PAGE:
Friday, November 25, 2005

Brooklyn and Queens: Same or Different?

As there are many similarities between Brooklyn and Queens, all the arguments why an eruv cannot be erected in Brooklyn can be said of Queens as well. [For example, the claim that there are many illegal immigrants who are not included in the Brooklyn census can be said of Queens as well and nevertheless we do not see that this issue concerned Rav Moshe Feinstein zt”l regarding Brooklyn or Queens.]

There are people who attempt to rationalize why Rav Moshe allowed an eruv to be erected in Queens. For example, some claim that Kew Gardens Hills is considered a suburb of Queens while others allege that Queens was not incorporated into the city as a whole unit, but rather as a set of disparate neighborhoods. Therefore, they argue, the population of Queens is considered divided and each neighborhood is independent of the other, which is why Rav Moshe allowed an eruv to be erected there. This assumption is incorrect; Rav Moshe never claimed that Kew Gardens was a separate entity, only that it was a small neighborhood in Queens (Igros Moshe, O.C. 4:86 and Addendum to O.C. 4:89). Additionally, Kew Gardens Hills is part of Queens just as Boro Park and Flatbush are part of Brooklyn, as can be seen on any map of the area. Every neighborhood in Queens is built up to the adjoining neighborhood and forms one contiguous borough just as all neighborhoods do in Brooklyn. Why then did Rav Moshe allow an eruv in Queens and oppose one in Brooklyn? Even more so, since both Brooklyn and Queens have similar populations of over 2,000,000, why did Rav Moshe not apply the same gezeirah that he implemented regarding Brooklyn and Detriot to negate an eruv in Kew Gardens Hills, Queens as well (see previous post Three Million: More or Less?)?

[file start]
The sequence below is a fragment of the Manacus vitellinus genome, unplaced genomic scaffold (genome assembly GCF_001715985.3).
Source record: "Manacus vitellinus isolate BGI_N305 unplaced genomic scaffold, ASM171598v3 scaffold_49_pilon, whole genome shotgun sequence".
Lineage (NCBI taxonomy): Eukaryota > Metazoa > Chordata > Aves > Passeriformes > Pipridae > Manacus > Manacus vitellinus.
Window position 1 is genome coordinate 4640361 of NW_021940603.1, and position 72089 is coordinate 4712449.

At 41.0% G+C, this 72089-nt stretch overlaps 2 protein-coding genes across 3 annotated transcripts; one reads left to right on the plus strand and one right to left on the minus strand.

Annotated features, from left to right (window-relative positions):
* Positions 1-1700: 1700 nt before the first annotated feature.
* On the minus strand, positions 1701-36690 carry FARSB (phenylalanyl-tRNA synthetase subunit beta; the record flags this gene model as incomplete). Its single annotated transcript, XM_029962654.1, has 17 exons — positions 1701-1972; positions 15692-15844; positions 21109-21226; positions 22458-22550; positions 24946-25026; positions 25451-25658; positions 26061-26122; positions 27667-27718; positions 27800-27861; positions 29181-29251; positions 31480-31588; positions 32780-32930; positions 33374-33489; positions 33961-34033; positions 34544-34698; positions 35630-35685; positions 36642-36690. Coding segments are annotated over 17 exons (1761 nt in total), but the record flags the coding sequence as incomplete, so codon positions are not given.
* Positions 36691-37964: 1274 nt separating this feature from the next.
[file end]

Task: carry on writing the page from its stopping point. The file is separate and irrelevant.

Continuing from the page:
Additionally, in a speech given a while ago about the eruv in Flatbush, there was a claim made that the reason Rav Moshe allowed an eruv in Kew Gardens Hills, Queens was that the area is encircled with mechitzos. This is a fabrication, as Rav Moshe never refers to mechitzos in any teshuvah concerning Kew Gardens Hills (ibid., 4:86 and Addendum to O.C. 4:89). Nor does anyone else mention mechitzos regarding Kew Gardens Hills (See Minchas Chein, siman 24 and Minchas Asher, 1:51-52, 2:56-57, 2:59). More so, since Brooklyn is encircled with mechitzos as well, why should it be any different than Kew Gardens Hills? If Brooklyn would require dalsos at it’s pirtzos, Kew Gardens Hills would require dalsos as well (Igros Moshe, O.C. 1:139:3).

The underlying principle must be that Rav Moshe allowed an eruv in Kew Gardens Hills because the tzuras hapesach there separated the neighborhood just as he stated the eruvin in Europe demarcated the Jewish quarters from their cities (ibid., 5:28:5). Rav Moshe considered the eruv, in and of itself, a separation of the shishim ribo and allowed the eruv there. Consequentially, Rav Moshe was not concerned about the possibility that a twelve mil by twelve mil section of Queens which includes Kew Gardens Hills might be classified as a reshus harabbim, even though Queens ― like Brooklyn ― had a population well over 2,000,000. The important issue was that in Kew Gardens Hills, a neighborhood in Queens, they were dividing only a part of Queens, which contained less than shishim ribo with a tzuras hapesach in contrast to Brooklyn where Rav Moshe was under the impression that the tzuras hapesach encircled more than shishim ribo (Igros Moshe, O.C. 5:28:5 and Addendum to O.C. 4:89).

These are the facts:
Census figures reveal that in Boro Park the eruv includes a population of less than 100,000 people and in Flatbush a population under 200,000 people (NYC Department of City Planning, Community District Profiles, 2002). Had Rav Moshe known these figures, he certainly would have agreed to an eruv of tzuras hapesachim in these Brooklyn communities, which would set them off from their borough, just as he allowed that an eruv in Kew Gardens Hills, Queens and the eruvin in European communities set them off from their respective cities.